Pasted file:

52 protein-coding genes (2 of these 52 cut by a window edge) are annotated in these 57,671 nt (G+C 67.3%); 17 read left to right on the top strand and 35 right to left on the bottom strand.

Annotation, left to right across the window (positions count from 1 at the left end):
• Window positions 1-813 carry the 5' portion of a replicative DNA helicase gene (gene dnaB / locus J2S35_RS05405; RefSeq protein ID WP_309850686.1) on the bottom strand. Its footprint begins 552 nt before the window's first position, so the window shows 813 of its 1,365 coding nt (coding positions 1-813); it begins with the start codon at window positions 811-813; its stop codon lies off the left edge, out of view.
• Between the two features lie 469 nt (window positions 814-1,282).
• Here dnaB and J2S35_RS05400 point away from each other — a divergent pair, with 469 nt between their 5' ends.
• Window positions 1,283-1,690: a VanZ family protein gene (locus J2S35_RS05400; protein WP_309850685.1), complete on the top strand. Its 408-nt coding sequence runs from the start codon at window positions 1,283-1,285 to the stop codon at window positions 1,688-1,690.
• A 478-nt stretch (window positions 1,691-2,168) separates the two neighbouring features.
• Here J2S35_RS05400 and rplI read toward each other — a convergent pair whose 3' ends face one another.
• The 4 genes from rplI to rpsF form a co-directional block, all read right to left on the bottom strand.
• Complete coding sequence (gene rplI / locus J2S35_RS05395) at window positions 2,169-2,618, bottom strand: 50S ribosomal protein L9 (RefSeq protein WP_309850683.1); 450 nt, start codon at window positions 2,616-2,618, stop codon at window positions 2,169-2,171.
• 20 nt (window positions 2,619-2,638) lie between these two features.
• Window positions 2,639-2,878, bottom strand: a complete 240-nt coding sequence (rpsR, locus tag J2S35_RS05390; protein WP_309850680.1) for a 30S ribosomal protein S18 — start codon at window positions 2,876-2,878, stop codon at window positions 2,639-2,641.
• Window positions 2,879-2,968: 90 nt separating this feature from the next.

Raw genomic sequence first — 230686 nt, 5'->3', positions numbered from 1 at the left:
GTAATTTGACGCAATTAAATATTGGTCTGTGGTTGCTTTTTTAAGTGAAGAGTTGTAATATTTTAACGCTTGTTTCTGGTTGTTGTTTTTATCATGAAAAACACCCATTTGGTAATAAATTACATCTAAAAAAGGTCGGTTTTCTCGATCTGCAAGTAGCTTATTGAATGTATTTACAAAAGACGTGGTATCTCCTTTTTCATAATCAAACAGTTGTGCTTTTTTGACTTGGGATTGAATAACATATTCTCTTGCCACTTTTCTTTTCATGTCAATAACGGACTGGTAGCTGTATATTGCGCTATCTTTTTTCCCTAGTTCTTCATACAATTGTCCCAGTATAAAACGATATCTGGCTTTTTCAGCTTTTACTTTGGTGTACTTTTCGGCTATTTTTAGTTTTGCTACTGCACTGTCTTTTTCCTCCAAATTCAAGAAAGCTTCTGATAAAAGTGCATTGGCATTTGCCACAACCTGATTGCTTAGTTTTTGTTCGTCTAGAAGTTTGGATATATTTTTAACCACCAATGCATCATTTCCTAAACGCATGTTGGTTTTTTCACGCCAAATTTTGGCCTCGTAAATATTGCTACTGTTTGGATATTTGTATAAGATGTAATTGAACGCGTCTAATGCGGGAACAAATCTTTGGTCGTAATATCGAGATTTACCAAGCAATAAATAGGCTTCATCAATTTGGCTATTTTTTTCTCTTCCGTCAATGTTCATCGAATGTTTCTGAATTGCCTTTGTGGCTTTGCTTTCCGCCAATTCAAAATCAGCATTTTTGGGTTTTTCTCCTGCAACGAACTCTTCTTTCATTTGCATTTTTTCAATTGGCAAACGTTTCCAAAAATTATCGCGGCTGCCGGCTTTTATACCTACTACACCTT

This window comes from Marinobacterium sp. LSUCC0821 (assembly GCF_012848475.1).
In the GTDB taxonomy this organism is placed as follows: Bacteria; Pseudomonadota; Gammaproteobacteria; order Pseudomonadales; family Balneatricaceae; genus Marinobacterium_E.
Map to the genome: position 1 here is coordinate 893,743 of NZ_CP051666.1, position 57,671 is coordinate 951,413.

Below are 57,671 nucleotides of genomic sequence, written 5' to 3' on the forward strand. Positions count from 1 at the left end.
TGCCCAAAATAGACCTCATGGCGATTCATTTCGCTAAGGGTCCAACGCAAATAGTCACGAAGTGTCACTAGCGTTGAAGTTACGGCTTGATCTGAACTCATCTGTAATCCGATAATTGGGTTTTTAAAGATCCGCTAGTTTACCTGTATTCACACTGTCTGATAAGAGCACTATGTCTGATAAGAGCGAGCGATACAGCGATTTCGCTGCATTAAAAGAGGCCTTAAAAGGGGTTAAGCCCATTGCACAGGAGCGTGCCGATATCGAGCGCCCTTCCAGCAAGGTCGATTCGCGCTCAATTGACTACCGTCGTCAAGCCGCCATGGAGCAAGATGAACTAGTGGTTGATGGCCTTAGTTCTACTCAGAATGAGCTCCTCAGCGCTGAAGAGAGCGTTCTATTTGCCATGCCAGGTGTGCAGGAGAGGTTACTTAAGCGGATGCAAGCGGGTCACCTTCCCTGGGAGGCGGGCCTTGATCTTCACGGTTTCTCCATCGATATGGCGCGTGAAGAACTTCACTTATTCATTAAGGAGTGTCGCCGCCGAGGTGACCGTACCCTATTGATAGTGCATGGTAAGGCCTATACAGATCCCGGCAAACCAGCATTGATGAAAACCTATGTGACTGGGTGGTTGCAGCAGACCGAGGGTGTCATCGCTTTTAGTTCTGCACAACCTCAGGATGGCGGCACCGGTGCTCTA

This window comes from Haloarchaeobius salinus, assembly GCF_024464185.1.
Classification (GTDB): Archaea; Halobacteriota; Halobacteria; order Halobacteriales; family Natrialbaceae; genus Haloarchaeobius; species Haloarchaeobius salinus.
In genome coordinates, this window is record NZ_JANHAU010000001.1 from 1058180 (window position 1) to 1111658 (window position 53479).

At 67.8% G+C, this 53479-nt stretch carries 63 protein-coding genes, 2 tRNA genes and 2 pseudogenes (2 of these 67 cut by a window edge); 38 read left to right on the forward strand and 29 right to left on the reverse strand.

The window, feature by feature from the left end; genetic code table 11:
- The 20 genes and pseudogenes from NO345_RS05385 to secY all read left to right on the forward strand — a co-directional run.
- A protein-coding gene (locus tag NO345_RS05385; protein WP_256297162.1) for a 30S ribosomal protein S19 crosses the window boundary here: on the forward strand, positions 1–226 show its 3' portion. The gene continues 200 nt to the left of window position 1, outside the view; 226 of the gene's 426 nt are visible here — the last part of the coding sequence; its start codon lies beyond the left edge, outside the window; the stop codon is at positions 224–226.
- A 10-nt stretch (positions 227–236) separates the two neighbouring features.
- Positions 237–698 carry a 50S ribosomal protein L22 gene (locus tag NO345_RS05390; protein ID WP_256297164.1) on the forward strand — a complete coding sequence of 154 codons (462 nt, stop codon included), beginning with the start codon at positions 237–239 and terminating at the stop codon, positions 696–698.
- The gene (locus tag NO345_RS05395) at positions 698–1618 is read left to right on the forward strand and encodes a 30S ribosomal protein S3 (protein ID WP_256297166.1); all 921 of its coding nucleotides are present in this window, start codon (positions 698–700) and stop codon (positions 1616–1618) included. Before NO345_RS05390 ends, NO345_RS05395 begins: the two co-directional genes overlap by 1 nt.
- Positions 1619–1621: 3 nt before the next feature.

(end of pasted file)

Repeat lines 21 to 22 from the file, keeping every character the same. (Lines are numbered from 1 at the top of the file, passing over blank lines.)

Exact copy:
This window comes from Haloarchaeobius salinus, assembly GCF_024464185.1.
Classification (GTDB): Archaea; Halobacteriota; Halobacteria; order Halobacteriales; family Natrialbaceae; genus Haloarchaeobius; species Haloarchaeobius salinus.